Designing a transition strategy for the energy system using inspiration from Transition Management

By Magnus Maduro Nørbo, Sustainable Design at Aalborg University Copenhagen

This — the sequel to What is a transition challenge and what roles have engineers had in the development of technological systems?— and the next two columns are written as academic blogs as a part of the master study in Sustainable Design. These blogs will take a point of reference in sustainable development to discuss and account for how the socio-technical system of energy/electricity have the possibility to be transformed into a more sustainable system. This second column will consider how a technology like Wind Turbines can take part in the Strategic Transition of a Regime in an established System. The theoretical framework will build upon the articles on Transition Management: Transition Management for Sustainable Development: A prescriptive, Complexity-Based Governance Framework by Loorbach D. (2010), and CAUTION! Transitions ahead: politics,practice and sustainable transition management. Environment and Planning by Shove E. and Walker G. (2007), and The practice of transition management: Examples and lessons from four distinct cases by Loorbach D. and Rotmans J. (2010), and Transition Management in Urban Context guidance manual, collaborative evaluation version by Roorda, C., Frantzeskaki, N., Loorbach, D., Steenbergen, F. V., & Wittmayer, J. (2012) which all extents on the theoretical lense of Frank W. Geels (2007) Multi-Level Perspective that I went through in the last column.

The miraculous solutions for green clean energy are already here — but we need to plan for the long theme transition

Solutions on the green, clean energy marked have been advancing much faster the last couple of years than anyone had anticipated. The transition from fossil based energy/electricity plants to renewable energy sources like wind turbines have emerged from Niche innovation in the 1973–1990 to being a somewhat stable part of the regime — as seen in the illustration below.

Chart 1 — GROWTH IN THE SIZE OF WIND TURBINES SINCE 1985 — Source: RENEWABLE ENERGY TECHNOLOGIES: COST ANALYSIS SERIES (2012).

Wind turbines and other existing clean energy technologies have also fallen in cost and will continue to do so as a function of their deployment — but there have been a stabilisation of prices due to increased raw material prices — as seen in the illustration below. Renewable energy technologies are at a point where they can help countries meet their policy goals for secure, reliable and affordable energy. But government deployment programmes for renewable energy technologies may still be needed if the 1,5’C goals that I touched upon in the previous column “What is a transition challenge and what roles have engineers had in the development of technological systems?” is to be met. Government deployment programmes will also often stimulate investments and innovation within the technologies — as Chart 1 illustrates for the rotor development of the wind turbines.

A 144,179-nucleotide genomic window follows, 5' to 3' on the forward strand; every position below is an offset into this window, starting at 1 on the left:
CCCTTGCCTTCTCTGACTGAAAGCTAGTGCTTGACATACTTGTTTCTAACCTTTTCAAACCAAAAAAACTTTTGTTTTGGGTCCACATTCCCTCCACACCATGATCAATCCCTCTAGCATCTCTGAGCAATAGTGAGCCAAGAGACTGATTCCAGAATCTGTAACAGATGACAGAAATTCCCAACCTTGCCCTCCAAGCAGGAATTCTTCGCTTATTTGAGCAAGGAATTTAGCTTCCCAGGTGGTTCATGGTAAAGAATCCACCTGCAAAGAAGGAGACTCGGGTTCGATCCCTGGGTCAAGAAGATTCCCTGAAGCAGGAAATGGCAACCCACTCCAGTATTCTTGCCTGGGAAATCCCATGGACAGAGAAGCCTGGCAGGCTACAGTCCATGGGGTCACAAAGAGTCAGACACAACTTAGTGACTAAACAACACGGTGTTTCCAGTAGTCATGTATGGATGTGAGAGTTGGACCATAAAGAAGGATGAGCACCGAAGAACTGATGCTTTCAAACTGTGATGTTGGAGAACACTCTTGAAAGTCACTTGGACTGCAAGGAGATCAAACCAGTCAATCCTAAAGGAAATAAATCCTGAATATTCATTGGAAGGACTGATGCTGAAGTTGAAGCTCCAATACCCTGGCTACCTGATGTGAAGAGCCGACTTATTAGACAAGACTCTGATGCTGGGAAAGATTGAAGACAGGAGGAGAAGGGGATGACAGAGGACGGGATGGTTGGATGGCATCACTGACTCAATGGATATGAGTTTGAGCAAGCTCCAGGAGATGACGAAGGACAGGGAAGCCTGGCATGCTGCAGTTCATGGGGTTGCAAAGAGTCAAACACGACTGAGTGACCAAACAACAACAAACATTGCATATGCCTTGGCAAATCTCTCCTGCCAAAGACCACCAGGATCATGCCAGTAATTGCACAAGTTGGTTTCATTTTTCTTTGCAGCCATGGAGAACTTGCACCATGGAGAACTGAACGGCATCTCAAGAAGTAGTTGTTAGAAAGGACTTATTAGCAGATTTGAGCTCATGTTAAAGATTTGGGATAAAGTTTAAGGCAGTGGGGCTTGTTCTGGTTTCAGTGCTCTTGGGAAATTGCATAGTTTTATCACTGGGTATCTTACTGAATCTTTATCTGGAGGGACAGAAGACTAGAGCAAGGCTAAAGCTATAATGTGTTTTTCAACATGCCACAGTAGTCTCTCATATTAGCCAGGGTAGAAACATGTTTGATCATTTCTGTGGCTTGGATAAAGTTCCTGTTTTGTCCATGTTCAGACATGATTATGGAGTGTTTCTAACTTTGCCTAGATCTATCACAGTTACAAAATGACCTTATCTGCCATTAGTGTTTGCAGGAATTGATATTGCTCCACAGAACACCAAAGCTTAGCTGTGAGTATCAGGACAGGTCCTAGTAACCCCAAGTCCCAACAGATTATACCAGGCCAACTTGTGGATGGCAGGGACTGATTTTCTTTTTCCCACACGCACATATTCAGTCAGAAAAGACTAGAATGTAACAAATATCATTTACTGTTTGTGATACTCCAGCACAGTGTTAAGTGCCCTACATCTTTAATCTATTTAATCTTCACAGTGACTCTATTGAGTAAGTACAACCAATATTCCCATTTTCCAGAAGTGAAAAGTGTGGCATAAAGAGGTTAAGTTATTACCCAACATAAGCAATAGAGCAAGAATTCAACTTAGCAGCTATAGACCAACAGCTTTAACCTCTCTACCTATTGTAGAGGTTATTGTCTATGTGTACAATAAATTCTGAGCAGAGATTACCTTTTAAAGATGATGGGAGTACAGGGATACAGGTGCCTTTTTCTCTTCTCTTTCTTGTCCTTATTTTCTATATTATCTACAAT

Chart 2 — Historical price rate for wind Turbines, 1984 To 2010 Source: RENEWABLE ENERGY TECHNOLOGIES: COST ANALYSIS SERIES (2012).

But how do we successfully plan development, innovation and deployment of a technology in a socio-technical regime so that great goals like the “Well below 2C” can be met? Governance takes — in many western countries — the role of planning and coordinating that are satisfying to a wide range of actors when developing a deployment plan for a technology transition. There is the need of balance between state, market and society if the plan should achieve consensus and succeed. Loorbach D. (2010) stresses this with the statement:

“top down planning and market dynamics only account for part of societal change; network dynamics and reflexive behavior account for other parts.” — Loorbach D. (2010) p.163

Given that societal systems and their challenges often are complex, then applying top down planned solutions would yield unintended consequences — commonly understood as externalities. So rationalistic thinking politics would be blind to the potential consequences of changing one societal system if they ignore the messy nature of reality. These interconnected systems and systems are not only numerous but also extremely complex as a result of our societal system complexity (Frantzeskaki et. al. 2015). So a persistent or wicked problem like ‘how we could transits the energy/electricity system from fossil to renewable use Wind Turbines’ would be rooted in the very structure of the societal system- which would make it difficult to manage with the top down governance planning. So different schools of viewing and planning transitions was developed with roots in Frank W. Geels Multi-Level Perspective among others — a brush up of the different schools can be found in ‘Urban Transition Management, A reader on the theory and application of transition management in cities’ by Frantzeskaki et. al. 2015, p. 34. I am in the following going to focus on Transition Management inspired by Frantzeskaki et. al. (2015), p. 53–70 and Loorbach (2010).

Transition Management